But the Red Flower is insidious and burns all its path. The flames spread red across the land. All the animals except those living high in the hills were burned to death or fled far from the vineyard. Even the second fox died in the flames, and the first fox felt no guilt for his brother’s gruesome death.

From high on a hill facing outside of his burrow, the first fox watched the carnage. “Those grapes were sour anyway,” he said. He curled up in his burrow, satisfied with all that he had done.

Now, years later, the vineyard began to recover, and delicious, plump grapes reached harvesting time. And the fox began his quest for the Alabaster Grapes again. And the Red Flower was already between his jaws…

The moral: Just because something isn’t perfect, doesn’t mean you should destroy it. You never know the consequences.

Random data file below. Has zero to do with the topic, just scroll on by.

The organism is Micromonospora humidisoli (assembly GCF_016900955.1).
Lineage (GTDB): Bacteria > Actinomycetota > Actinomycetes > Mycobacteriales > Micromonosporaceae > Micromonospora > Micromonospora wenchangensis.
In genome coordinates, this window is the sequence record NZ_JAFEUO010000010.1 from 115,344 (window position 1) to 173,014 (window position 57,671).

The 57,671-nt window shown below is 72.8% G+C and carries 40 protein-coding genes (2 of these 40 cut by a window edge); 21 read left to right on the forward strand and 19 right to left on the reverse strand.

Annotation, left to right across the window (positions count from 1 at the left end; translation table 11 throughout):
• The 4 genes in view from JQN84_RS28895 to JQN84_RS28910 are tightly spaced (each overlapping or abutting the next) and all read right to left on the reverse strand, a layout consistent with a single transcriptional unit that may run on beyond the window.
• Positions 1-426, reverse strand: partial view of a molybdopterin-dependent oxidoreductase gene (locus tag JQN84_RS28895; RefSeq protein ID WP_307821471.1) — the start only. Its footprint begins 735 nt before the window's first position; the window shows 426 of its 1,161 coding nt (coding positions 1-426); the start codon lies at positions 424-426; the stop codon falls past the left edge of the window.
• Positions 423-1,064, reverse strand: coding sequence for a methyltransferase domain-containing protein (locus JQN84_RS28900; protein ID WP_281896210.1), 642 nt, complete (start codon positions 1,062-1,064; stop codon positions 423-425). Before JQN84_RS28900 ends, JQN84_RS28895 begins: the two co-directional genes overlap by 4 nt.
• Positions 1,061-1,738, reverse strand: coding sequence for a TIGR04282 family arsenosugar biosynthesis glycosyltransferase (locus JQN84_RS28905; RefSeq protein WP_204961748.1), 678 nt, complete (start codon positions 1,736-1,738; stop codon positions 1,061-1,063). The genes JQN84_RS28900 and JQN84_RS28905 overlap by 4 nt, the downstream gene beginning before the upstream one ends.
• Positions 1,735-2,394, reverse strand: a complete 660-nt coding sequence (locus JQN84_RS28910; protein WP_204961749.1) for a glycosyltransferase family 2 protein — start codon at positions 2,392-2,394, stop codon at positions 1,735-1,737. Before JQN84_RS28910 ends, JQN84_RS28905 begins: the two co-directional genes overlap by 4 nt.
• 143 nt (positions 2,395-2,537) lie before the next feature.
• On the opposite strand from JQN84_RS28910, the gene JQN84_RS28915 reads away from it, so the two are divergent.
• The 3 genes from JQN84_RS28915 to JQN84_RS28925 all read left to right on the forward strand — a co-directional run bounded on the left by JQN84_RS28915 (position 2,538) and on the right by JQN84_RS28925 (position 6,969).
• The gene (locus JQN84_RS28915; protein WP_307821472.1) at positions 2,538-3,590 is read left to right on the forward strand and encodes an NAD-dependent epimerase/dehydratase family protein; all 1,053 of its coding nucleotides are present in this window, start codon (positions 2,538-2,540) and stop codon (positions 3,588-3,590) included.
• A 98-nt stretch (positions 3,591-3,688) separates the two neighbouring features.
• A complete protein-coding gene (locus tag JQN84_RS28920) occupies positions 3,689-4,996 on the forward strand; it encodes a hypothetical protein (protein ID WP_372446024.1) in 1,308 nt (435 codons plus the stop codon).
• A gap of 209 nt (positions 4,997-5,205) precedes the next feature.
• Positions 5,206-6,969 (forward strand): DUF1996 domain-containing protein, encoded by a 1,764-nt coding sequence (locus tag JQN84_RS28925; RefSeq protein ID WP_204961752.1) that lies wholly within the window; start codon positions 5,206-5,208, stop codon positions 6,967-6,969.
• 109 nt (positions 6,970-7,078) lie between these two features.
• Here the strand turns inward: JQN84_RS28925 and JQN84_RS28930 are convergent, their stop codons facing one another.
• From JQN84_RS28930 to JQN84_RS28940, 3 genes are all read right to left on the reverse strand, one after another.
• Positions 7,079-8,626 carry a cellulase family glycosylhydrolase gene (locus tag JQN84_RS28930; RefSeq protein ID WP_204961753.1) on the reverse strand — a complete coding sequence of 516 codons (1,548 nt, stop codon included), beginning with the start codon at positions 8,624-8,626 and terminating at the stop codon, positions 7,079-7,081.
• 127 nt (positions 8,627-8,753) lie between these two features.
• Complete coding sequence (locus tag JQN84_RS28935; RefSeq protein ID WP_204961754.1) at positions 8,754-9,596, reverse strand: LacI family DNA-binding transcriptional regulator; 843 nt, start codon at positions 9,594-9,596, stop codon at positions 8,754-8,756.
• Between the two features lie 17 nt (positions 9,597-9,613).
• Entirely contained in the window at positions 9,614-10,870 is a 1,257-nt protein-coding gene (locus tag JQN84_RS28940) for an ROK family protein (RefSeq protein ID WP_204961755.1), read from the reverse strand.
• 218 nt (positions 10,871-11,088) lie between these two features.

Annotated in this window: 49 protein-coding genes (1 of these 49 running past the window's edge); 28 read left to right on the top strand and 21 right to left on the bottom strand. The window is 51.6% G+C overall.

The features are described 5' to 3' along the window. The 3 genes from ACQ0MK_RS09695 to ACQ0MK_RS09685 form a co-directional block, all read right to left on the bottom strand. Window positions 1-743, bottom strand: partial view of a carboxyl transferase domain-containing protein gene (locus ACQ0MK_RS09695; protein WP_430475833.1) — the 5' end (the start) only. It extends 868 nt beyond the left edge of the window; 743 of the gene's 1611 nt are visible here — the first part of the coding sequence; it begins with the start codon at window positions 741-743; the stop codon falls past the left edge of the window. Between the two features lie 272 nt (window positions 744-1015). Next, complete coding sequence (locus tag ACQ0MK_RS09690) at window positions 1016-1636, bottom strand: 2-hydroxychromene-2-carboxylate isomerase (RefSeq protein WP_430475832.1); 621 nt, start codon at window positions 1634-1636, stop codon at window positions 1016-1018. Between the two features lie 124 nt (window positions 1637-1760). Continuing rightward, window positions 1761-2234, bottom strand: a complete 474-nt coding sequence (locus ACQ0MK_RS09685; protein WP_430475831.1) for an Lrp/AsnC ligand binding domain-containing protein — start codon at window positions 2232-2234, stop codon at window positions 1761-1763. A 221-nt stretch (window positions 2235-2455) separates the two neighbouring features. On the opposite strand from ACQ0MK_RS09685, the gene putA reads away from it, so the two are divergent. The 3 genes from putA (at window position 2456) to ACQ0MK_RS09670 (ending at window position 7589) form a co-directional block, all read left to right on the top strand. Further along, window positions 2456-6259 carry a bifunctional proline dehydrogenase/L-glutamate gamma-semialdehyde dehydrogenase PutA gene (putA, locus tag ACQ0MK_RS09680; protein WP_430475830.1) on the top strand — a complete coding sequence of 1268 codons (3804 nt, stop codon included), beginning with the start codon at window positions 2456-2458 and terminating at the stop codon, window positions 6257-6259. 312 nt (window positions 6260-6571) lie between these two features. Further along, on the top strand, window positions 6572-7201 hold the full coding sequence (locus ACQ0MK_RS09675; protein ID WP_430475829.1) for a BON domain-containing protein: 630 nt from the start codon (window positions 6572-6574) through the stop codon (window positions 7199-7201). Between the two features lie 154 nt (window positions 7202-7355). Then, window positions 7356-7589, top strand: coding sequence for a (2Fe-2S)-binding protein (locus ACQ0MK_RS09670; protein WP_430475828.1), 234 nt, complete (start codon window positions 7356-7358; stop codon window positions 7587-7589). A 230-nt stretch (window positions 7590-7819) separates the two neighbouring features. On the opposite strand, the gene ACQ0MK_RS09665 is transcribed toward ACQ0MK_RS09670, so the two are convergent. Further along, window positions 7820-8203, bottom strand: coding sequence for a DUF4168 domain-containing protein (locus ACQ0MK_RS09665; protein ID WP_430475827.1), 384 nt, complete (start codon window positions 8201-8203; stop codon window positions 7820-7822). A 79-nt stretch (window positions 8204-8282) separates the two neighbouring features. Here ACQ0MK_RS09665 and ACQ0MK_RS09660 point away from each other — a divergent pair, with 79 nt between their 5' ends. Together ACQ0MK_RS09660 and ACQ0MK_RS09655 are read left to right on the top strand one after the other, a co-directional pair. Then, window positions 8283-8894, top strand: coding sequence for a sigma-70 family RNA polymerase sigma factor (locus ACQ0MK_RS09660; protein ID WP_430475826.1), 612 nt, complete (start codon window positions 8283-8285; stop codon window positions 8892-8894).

Like this story? Than you’ll love my historical fantasy series, The Watchmage Chronicles. The first book is only 99 cents and free with Kindle Unlimited.

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doge in space card redux

Real Life Alignment: A Pointless Voyage Into Good and Evil

I decided to take some time off of my shameless plugging in order to discuss something that is often, if not always, on my mind.

I am a nice person. I am always polite to people. I hold doors open. I compliment people for no other reason than to make them feel good. But am I a good person? There’s a difference, and being nice does not necessarily equate to being good.

I’m not saying that I am a bad person. I don’t think that there are many truly bad people in the world. There’s a current book out whose name I can’t remember. It says that one out of twenty people, 5% of the population, are sociopathic. They have no ability to feel empathy, or to act in any way other than for their own benefit. We all know at least one sociopath (I happen to know several). Not all of them are criminals or even noticeable in their sociopathy, but all of them are incurably selfish.